int main()
{
    extern int i;

    i=20;

    printf("%d\n",i);
}

hi..
actually this is asked to me today. In this no i is defined anywhere. only declaration is given in main(). then i was asked when the error will come ?
like is it segmentation fault, linking error, complilation error or what ? And why ? thanks. I was damn confused while thinking for this. thanks.

I_m_rude
Deleted Member

Undefined objects or functions will be reported at link time. You might also get a warning during compilation, but link time is the hard stop point.

but when i don't declare a variable then compilation error is there. then why is this case linking one? (I have guessed linking at that time ;) hehe)

but when i don't declare a variable then compilation error is there.

If you use an undeclared variable, the compiler will complain because it has no idea what you're referring to. If you declare a variable but don't define it, the linker complains because what you're referring to doesn't exist.

The variable i needs to be instantiated outside of main, either in the same file, or in another one that is subsequently linked to create the executable. Try this:

#include <stdio.h>

int i = 0;

int main(void)
{
    extern int i;
    i=20;
    printf("%d\n",i);
    return 0;
}

In any case, your code should compile, but it will not link as it stands. Actually, the compiler should complain and may error out since you forgot the return value.

Edited 4 Years Ago by rubberman

Comments
I don't understand the purpose of this post. The code is essentially identical to the OP's code, and the information is just restating what decepikon said. Did you read his post at all?

that means the thing which i am doing outside main is definition means allocating memory ? Right ? And what i am doing inside main in this case is declaring. right ? And when i have declared a variable but didn't define it, then linker will give error, why not compiler ? isn't compiler don't know that this variable is not defined yet ? thanks.

No, the compiler doesn't know. You told the compiler that the variable was defined somewhere else. That's all the compiler knows. It trusts you.

Its when you try to link the declaration with a definition that the linker finds your error.

ohh.. ok ... I got it now.. thanks to waltP sir. ;)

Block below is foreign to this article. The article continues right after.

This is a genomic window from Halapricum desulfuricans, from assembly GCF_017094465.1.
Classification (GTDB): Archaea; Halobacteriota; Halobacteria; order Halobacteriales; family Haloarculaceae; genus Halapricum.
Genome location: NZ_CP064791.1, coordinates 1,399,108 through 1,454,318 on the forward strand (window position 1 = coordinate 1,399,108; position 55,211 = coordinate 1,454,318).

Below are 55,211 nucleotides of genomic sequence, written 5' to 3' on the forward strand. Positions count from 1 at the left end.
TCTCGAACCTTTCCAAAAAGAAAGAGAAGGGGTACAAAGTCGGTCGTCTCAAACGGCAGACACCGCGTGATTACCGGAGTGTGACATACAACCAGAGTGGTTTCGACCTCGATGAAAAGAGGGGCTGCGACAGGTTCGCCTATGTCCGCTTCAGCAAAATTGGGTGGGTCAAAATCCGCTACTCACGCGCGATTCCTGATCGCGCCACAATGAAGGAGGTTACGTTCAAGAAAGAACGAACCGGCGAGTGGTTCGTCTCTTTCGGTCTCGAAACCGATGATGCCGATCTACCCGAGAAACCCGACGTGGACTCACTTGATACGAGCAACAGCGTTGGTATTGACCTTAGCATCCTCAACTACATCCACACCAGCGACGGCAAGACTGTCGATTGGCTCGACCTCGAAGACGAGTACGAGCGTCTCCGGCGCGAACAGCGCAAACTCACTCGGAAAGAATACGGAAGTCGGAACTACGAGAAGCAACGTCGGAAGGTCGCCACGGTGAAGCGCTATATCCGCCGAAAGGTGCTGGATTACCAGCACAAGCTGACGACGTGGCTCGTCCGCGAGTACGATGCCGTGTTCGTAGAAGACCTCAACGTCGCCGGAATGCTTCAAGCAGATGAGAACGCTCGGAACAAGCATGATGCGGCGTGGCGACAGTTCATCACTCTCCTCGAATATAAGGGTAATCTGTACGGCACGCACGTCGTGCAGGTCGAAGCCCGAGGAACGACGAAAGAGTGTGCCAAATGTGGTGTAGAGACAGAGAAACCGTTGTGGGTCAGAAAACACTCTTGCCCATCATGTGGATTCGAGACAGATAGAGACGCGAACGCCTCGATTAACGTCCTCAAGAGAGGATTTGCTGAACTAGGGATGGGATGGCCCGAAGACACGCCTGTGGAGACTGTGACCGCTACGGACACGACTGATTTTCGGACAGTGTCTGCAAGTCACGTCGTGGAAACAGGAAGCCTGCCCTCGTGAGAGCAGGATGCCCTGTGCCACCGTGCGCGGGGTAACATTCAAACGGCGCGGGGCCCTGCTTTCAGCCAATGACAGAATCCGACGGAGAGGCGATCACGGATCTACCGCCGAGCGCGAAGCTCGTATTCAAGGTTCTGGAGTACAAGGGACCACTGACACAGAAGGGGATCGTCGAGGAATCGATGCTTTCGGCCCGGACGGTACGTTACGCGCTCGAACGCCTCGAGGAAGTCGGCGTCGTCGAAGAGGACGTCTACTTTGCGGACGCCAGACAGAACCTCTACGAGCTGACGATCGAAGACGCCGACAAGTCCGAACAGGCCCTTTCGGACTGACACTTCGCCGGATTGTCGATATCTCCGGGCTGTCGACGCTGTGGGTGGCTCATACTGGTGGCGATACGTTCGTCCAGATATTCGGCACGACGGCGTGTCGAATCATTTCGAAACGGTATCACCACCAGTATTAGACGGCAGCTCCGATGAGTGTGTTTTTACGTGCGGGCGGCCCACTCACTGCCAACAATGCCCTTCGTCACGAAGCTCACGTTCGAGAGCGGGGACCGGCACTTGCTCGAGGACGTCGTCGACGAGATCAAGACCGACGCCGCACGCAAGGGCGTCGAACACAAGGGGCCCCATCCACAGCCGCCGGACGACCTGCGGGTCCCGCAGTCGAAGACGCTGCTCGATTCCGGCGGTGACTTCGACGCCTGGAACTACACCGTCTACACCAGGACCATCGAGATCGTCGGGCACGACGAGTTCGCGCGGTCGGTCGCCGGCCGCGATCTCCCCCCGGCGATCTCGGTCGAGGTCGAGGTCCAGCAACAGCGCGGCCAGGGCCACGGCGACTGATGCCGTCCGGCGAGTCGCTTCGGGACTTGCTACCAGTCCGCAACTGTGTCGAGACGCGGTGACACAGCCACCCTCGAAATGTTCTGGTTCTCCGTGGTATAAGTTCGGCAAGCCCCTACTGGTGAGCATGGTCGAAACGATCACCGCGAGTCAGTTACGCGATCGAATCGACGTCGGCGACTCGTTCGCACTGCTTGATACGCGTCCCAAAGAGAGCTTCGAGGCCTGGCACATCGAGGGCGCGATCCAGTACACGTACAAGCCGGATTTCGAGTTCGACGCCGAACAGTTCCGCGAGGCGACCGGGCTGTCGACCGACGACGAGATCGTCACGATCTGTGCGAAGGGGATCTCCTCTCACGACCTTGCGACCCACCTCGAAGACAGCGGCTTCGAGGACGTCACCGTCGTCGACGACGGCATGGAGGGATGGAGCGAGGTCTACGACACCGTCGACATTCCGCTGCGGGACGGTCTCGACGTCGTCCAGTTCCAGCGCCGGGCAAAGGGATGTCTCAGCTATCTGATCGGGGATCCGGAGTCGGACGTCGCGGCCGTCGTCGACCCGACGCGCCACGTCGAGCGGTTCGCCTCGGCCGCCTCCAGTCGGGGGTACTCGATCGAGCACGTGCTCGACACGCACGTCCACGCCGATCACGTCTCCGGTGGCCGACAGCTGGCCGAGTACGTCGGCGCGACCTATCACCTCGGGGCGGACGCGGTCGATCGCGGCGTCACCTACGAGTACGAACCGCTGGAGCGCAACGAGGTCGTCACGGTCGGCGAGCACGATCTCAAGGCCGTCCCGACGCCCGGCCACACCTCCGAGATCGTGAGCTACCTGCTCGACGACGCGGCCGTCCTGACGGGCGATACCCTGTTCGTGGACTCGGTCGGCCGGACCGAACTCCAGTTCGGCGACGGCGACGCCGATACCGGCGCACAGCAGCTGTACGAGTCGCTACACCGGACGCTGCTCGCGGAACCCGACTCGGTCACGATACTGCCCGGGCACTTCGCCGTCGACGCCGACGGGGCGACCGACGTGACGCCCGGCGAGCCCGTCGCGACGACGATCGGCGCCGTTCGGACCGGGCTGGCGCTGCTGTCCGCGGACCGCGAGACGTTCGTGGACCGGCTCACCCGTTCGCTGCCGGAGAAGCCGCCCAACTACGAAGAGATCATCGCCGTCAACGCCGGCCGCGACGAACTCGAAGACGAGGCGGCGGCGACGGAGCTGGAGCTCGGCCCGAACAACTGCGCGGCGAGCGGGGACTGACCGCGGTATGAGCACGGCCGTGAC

And when i have declared a variable but didn't define it, then linker will give error, why not compiler ? isn't compiler don't know that this variable is not defined yet ?

As Walt said, the compiler doesn't know. It doesn't know because all it's compiling is a single translation unit, but the project could contain many files and many translation units, all in various stages of building. Here are two examples (of many) that make multi-file introspection a non-trivial and inefficient task:

  1. Simple Case ($ cc main.c impl.c): main.c declares foo, and foo is defined in impl.c. While compiling main.c the compiler would need to search through all other source and header files not included in main.c for the definition of foo before it could accurately produce a diagnostic message.

  2. Hard Case ($ cc main.c impl.o): main.c declares foo, and foo is defined in impl.c. But impl.c has already been compiled into impl.o, and the compiler doesn't have access to impl.c. Now it has to do part of the linker's job and search through impl.o for exported definitions of foo before it can correctly report undefined objects.

james sir, But can you tell me one thing that why the compiler need to search those header files which are not included in the main.c ? Even , why will it do that ?

secondly, Can you explain your hard case again ? I didn't get that. thanks in advance.

why the compiler need to search those header files which are not included in the main.c ?

Because there might be a definition of the variable or function in one of those other files. The headers that are included are already part of the translation unit, so the compiler can see them. Note that a translation unit is basically what the compiler works with after the preprocessor runs.

Can you explain your hard case again ?

I'm guessing you haven't worked with a command line compiler before. ;) Modern IDEs make multi-file projects easier to work with and build, but it can hide the nitty gritty aspects of building such as separate compilation.

C supports separate compilation in that you can compile some source files into an object file. That object file can then be used by the linker at any time without requiring you to recompile the original source files (unless they change).

The compiler and linker often run in the same invokation of a "compiler" program like gcc, or tcc (Turbo C's compiler), or bcc32 (Borland C++'s compiler), or cl (Microsoft's compiler). So you can pass in both source files for compilation and object files for linking all in the same command line (ie. gcc main.c impl.o).

And therein lies the problem, because the compiler can't see what's in those object files even though they might contain exactly the definitions that would suppress an undefined object or function error.

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